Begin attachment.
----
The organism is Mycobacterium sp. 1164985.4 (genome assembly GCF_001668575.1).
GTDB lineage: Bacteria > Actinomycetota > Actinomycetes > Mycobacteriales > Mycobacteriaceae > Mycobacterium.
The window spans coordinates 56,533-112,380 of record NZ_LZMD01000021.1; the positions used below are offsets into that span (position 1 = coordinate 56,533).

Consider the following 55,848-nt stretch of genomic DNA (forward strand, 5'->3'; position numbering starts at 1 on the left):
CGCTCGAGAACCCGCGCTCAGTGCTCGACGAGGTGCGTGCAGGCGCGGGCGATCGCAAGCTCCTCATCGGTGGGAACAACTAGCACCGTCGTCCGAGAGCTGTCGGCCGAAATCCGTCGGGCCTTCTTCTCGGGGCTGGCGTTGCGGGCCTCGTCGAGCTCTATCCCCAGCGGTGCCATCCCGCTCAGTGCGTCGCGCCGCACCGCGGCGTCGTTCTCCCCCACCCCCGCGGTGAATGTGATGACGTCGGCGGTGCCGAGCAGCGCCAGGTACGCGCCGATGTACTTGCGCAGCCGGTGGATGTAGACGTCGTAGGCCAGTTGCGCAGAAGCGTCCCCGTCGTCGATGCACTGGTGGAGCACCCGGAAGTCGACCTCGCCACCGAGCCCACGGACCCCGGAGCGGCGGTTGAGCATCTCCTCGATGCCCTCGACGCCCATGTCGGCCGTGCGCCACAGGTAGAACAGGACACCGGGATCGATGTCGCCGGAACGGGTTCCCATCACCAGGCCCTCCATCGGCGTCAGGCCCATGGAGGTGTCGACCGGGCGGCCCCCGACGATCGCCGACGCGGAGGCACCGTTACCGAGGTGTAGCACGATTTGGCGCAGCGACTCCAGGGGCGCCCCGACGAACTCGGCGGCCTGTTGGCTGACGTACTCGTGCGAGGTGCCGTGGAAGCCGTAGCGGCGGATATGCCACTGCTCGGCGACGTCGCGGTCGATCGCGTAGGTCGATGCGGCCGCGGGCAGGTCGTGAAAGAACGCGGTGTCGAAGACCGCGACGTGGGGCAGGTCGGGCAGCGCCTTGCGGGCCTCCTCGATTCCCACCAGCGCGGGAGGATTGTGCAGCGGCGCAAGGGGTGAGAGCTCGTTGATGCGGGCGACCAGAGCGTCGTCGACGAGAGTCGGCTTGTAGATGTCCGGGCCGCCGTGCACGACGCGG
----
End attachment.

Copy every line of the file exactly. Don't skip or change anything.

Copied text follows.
The organism is Mycobacterium sp. 1164985.4 (genome assembly GCF_001668575.1).
GTDB lineage: Bacteria > Actinomycetota > Actinomycetes > Mycobacteriales > Mycobacteriaceae > Mycobacterium.
The window spans coordinates 56,533-112,380 of record NZ_LZMD01000021.1; the positions used below are offsets into that span (position 1 = coordinate 56,533).

Consider the following 55,848-nt stretch of genomic DNA (forward strand, 5'->3'; position numbering starts at 1 on the left):
CGCTCGAGAACCCGCGCTCAGTGCTCGACGAGGTGCGTGCAGGCGCGGGCGATCGCAAGCTCCTCATCGGTGGGAACAACTAGCACCGTCGTCCGAGAGCTGTCGGCCGAAATCCGTCGGGCCTTCTTCTCGGGGCTGGCGTTGCGGGCCTCGTCGAGCTCTATCCCCAGCGGTGCCATCCCGCTCAGTGCGTCGCGCCGCACCGCGGCGTCGTTCTCCCCCACCCCCGCGGTGAATGTGATGACGTCGGCGGTGCCGAGCAGCGCCAGGTACGCGCCGATGTACTTGCGCAGCCGGTGGATGTAGACGTCGTAGGCCAGTTGCGCAGAAGCGTCCCCGTCGTCGATGCACTGGTGGAGCACCCGGAAGTCGACCTCGCCACCGAGCCCACGGACCCCGGAGCGGCGGTTGAGCATCTCCTCGATGCCCTCGACGCCCATGTCGGCCGTGCGCCACAGGTAGAACAGGACACCGGGATCGATGTCGCCGGAACGGGTTCCCATCACCAGGCCCTCCATCGGCGTCAGGCCCATGGAGGTGTCGACCGGGCGGCCCCCGACGATCGCCGACGCGGAGGCACCGTTACCGAGGTGTAGCACGATTTGGCGCAGCGACTCCAGGGGCGCCCCGACGAACTCGGCGGCCTGTTGGCTGACGTACTCGTGCGAGGTGCCGTGGAAGCCGTAGCGGCGGATATGCCACTGCTCGGCGACGTCGCGGTCGATCGCGTAGGTCGATGCGGCCGCGGGCAGGTCGTGAAAGAACGCGGTGTCGAAGACCGCGACGTGGGGCAGGTCGGGCAGCGCCTTGCGGGCCTCCTCGATTCCCACCAGCGCGGGAGGATTGTGCAGCGGCGCAAGGGGTGAGAGCTCGTTGATGCGGGCGACCAGAGCGTCGTCGACGAGAGTCGGCTTGTAGATGTCCGGGCCGCCGTGCACGACGCGG